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2013 State of Erie County Address

On Wednesday, March 13, 2013, Erie County Executive Mark Poloncarz delivered the State of Erie County address at the Albright Knox Art Gallery.

Remarks as prepared for delivery—

Good evening.

I would like to start by thanking our Federal, State and County officials and our leaders at the city, town and village levels for being here tonight and for your service to our community.

I would also like to thank Director of Veterans Affairs Major Carlos Benitez and Legislator Tim Hogues for their assistance here tonight.

Lastly, I would like to thank Leslie Zemsky for serving as our master of ceremony as well as the entire board of directors and interim director Karen Spaulding of the Albright Knox Art Gallery for being such gracious hosts. 

It was my pleasure to work with, and call former-Director Louis Grachos a friend and I look forward to working with incoming Director Janne Siren in the future.

The Albright Knox is just one example of the abundance of riches we have in Erie County including: nationally renowned museums; an amazing philharmonic orchestra; landmarks from architectural giants; and, a thriving theater scene other cities would love to have.

That’s just arts and culture.  Listen to some of these accolades.  This is what others across the country and around the world are saying about our region.  We are: among the most affordable major U.S. housing markets; a top innovation metro and destination for international visitors; in the top 10 cites for working mothers; and, one of the best places in America to live.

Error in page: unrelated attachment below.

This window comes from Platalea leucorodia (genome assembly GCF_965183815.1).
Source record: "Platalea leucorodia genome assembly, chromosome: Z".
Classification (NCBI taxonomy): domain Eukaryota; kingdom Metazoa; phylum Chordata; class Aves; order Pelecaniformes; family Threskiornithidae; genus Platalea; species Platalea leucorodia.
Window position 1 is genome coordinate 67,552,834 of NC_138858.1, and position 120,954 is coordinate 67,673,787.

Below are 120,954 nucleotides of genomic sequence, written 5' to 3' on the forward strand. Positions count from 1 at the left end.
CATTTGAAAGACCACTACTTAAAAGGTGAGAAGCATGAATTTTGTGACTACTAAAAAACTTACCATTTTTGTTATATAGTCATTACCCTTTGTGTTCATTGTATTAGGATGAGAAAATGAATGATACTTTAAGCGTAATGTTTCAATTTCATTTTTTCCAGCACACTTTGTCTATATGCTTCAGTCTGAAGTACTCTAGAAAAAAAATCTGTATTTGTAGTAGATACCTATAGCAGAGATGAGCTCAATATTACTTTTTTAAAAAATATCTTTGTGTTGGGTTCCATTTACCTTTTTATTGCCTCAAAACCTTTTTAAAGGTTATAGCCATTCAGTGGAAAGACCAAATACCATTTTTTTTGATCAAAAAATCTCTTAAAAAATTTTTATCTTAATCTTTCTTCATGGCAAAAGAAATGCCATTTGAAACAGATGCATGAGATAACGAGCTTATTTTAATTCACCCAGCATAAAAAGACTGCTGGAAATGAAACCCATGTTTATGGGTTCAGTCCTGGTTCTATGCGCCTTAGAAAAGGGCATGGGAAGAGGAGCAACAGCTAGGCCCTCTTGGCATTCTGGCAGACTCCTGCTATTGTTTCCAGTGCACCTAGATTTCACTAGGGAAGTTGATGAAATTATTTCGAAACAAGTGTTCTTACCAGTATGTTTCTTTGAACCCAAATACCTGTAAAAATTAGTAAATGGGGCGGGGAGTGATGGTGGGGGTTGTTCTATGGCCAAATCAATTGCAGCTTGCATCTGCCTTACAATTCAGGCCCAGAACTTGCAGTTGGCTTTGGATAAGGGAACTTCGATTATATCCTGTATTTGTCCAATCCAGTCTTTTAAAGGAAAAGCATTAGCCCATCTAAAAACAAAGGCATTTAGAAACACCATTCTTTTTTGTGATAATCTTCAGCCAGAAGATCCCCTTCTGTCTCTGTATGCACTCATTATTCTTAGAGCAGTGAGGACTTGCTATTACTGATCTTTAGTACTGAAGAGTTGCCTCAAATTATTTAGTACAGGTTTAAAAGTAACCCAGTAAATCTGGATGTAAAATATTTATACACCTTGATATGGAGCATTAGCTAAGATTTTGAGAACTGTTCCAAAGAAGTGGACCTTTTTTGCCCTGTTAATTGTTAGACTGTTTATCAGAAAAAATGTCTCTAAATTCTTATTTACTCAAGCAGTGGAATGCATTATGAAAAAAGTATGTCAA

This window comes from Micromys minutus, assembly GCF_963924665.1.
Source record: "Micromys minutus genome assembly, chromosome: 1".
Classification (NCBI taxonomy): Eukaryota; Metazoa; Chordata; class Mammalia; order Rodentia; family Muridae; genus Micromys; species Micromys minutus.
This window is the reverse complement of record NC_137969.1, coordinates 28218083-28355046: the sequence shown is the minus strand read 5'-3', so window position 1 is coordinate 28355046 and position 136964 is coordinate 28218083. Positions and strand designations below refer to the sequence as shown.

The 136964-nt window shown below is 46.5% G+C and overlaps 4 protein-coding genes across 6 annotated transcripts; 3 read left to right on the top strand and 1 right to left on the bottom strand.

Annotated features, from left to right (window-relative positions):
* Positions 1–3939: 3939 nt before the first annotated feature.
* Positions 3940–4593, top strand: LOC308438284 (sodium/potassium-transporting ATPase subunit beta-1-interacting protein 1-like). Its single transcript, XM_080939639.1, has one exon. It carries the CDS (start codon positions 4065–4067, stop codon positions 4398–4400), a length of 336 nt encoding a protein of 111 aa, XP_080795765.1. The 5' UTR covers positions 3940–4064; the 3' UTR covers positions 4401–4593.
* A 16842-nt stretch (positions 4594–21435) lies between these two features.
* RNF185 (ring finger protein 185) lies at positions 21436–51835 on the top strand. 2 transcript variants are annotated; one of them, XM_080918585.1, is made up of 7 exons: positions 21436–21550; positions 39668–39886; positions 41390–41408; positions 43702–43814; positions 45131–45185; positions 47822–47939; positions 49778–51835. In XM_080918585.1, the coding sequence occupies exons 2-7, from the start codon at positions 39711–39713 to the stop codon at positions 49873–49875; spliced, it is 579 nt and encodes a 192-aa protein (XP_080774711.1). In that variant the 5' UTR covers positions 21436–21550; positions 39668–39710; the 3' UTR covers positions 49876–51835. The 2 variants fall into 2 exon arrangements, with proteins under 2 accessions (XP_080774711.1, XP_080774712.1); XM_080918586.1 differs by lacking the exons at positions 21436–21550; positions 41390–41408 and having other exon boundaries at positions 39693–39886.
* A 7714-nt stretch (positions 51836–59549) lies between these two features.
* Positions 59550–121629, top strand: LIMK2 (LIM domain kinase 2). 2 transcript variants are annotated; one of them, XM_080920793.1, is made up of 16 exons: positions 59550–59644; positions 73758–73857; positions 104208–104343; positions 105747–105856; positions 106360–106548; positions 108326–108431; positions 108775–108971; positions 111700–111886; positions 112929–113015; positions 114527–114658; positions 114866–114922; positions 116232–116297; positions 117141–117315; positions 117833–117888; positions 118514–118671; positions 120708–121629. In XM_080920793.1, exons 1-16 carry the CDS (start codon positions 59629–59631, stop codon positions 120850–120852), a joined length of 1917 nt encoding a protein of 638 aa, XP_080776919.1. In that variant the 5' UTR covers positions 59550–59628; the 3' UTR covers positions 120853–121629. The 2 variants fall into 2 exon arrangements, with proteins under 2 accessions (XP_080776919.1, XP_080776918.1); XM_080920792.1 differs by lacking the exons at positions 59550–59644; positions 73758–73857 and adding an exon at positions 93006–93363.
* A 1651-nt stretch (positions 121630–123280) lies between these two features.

And why is that? Because our local forefathers made the right choices, like investing in our community's assets, not just for the day but also for the future. 

And, that’s why I ran for county executive.  Because I did not think the right choices were being made for our community. I believed we all deserved better.

In 2011, the people of Erie County were presented with a clear choice of what County government can do and what our community can be. 

The people spoke and said that county government is not automatically the problem but can be part of the solution. 

That county government should seek to provide programs and services that its residents demand as efficiently and effectively as possible. 

And, even in fiscally challenging times, county government must make smart targeted investments across our community, which will pay big dividends in the future, rather than let our community crumble to disrepair. 

Today, I’d like to talk about the choices we’ve made based on that set of shared values: from changing the tone of county government, to forging new partnerships, to fostering real economic growth for the greater community—not just a select few. 

While there are many challenges to meet, the opportunities that exist going forward are plentiful should we have the political will to make the right choices, though hard, over the wrong ones, however easy they may seem at the time.